One of Australia’s biggest hospitality companies, Keystone Group, is selling the business it all started with, Cargo Bar, at Sydney’s King Street Wharf.
The company says that after a strategic review of its assets, it has decided to sell Cargo Bar in a move that sees the business increasingly shift to more food-focused ventures.
Keystone was launched just before the 2000 Olympics when Fraser Short and John Duncan opened Cargo Bar as its first venue. Short departed Keystone in 2011 (he now runs a string of pubs, including The Morrison), bought out by Duncan, who remains managing director.
The business owns the Kings Cross pub Sugarmill, plus Kit & Kaboodle upstairs, and the wine bar Gazebo, as well as Manly Wine, and The Winery in Surry Hills. In 2014, it took on a more restaurant focus when Duncan launched a takeover of the publicly owned Pacific Restaurant Group, bringing Kingsleys restaurants in Sydney and Brisbane, the Chophouse in Sydney and Jamie’s Italian franchises, now in five capital cities, into the fold.
Keystone currently has around 20 venues under its control and last month sold the Newtown Hotel to the Colonial Leisure Group following an unsolicited offer late last year.
“The sale will allow us to continue to focus on building and expanding our core brands across our bar and restaurant portfolio,” John Duncan said in announcing the deal four weeks ago.
Keystone’s executive chairman, Richard Facioni said the board concluded following the strategic review that it was the right time to free up the capital invested on the King Street Wharf precinct to focus on what it now regards as core business; wine bar and restaurant brands.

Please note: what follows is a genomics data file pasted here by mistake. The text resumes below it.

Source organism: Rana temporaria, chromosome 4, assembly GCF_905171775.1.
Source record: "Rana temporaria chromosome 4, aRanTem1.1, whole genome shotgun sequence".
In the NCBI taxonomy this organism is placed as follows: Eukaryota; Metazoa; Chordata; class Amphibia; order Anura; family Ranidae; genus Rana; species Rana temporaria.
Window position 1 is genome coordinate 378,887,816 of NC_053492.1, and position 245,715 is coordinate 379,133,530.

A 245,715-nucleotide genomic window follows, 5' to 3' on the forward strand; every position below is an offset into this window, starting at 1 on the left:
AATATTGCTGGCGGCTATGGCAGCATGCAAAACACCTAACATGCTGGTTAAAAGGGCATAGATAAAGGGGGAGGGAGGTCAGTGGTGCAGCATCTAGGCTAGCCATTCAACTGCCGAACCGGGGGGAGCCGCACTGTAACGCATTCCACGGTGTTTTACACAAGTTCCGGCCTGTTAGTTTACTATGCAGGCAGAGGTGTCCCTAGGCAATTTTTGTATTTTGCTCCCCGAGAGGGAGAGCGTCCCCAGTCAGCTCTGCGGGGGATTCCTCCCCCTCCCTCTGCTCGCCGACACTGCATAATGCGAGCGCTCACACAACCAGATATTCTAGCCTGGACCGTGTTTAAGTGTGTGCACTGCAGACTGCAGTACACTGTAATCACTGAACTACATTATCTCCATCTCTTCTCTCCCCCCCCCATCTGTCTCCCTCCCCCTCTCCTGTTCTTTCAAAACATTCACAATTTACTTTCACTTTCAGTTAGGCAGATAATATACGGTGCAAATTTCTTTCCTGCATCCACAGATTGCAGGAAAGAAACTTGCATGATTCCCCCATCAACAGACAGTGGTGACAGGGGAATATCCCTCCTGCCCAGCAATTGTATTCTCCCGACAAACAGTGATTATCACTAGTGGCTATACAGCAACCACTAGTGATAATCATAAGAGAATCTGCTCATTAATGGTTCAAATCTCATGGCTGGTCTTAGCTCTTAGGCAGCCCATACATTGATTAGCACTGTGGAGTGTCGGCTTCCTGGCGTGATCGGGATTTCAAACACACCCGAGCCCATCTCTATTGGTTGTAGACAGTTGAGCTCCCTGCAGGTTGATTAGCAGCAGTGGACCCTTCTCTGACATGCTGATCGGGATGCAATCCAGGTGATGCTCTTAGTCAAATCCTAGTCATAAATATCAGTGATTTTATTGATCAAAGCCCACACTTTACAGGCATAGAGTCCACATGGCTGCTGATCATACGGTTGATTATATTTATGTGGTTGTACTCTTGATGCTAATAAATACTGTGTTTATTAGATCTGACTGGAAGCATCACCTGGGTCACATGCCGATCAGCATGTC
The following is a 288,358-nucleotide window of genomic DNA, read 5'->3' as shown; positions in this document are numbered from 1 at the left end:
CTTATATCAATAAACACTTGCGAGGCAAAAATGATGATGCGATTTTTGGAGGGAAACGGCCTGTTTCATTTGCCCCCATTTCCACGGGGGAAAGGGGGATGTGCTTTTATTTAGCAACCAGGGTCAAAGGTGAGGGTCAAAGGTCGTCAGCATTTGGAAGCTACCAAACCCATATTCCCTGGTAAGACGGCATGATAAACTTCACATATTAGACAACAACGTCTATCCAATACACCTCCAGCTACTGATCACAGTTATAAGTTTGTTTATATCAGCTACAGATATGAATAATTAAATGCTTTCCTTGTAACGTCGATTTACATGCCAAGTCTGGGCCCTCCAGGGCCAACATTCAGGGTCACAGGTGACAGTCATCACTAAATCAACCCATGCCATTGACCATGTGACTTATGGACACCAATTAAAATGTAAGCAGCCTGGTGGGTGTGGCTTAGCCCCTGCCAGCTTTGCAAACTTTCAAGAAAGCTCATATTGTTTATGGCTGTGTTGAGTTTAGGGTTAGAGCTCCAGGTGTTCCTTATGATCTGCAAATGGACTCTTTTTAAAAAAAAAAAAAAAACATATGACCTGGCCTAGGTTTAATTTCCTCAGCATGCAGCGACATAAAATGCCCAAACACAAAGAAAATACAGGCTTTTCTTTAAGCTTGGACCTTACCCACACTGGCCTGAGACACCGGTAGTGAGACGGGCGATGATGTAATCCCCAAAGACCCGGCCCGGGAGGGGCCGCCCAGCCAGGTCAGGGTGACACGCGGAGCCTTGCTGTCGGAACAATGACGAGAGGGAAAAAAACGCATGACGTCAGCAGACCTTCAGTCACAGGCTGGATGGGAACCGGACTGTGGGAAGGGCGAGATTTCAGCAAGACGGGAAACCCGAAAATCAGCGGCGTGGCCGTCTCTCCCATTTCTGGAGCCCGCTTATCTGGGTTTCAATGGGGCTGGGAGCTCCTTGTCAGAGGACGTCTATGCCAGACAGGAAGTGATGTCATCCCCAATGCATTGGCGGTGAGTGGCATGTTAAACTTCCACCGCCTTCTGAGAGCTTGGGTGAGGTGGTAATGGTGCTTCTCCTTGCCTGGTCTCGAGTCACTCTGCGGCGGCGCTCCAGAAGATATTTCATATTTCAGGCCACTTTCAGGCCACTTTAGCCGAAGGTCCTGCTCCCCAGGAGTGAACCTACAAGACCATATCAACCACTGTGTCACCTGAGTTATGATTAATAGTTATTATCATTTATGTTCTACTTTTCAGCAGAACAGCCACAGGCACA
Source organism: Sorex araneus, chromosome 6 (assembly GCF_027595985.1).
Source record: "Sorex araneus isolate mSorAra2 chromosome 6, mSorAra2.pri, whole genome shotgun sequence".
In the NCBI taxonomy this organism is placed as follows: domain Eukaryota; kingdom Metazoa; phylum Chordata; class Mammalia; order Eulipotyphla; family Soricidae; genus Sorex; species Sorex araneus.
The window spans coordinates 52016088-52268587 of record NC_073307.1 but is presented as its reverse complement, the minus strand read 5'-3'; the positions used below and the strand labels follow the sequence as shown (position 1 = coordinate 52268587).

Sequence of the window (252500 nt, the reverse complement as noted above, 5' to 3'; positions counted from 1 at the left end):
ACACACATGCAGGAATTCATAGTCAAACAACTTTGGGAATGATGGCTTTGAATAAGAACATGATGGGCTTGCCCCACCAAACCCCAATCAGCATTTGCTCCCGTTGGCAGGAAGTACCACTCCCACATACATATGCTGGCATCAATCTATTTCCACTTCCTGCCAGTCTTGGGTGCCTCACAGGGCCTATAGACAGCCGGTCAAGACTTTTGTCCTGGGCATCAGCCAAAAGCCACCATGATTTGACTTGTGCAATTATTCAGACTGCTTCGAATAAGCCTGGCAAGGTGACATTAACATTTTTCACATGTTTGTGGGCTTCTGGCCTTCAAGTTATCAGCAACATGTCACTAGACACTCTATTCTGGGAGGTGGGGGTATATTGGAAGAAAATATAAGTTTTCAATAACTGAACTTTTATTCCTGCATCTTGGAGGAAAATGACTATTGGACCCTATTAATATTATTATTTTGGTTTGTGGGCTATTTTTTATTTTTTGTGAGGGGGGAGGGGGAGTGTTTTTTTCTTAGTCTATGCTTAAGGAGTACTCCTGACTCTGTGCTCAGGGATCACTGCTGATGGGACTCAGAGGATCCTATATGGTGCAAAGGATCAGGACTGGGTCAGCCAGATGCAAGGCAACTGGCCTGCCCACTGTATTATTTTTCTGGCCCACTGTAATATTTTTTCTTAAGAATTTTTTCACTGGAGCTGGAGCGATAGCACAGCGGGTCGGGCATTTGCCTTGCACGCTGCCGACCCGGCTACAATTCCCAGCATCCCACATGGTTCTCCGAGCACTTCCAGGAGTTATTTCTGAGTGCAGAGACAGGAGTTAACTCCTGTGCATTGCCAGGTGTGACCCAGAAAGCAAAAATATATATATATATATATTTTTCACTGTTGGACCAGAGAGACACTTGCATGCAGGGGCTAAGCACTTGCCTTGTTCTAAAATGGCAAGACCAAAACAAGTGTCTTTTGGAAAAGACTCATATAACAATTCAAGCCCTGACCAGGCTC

“The group is being presented with a number of exciting opportunities across the country, including Melbourne where we currently have no presence. The sale of Cargo would allow us to accelerate some of those growth plans,” he said.
“The sale of Newtown showed us there is currently a strong market for well-performing, iconic venues. We have also received recent approaches, both formally and informally, in relation to Cargo, so the board decided now would be an opportune time to explore a sale of the business.”
Keystone is retaining its other nearby bar, Bungalow 8, but the move comes as Sydney’s lockout laws continue to bite in the industry.
Cargo Bar was long regarded as a late night party venue, but finds itself in a pincher movement, with The Star casino directly across the water, excluded from the lockout laws and Barangaroo, next door, also excluded from the 1.30am lockout and 3am closing times.
The laws may have played a part in Keystone’s decision, with Duncan admitting to Business Insider two years ago that they’d had an impact on Keystone, adding that the company was focused on being a part of the Barangaroo development.
Ray White is handling the sale of Cargo Bar & Lounge via expressions of interest.
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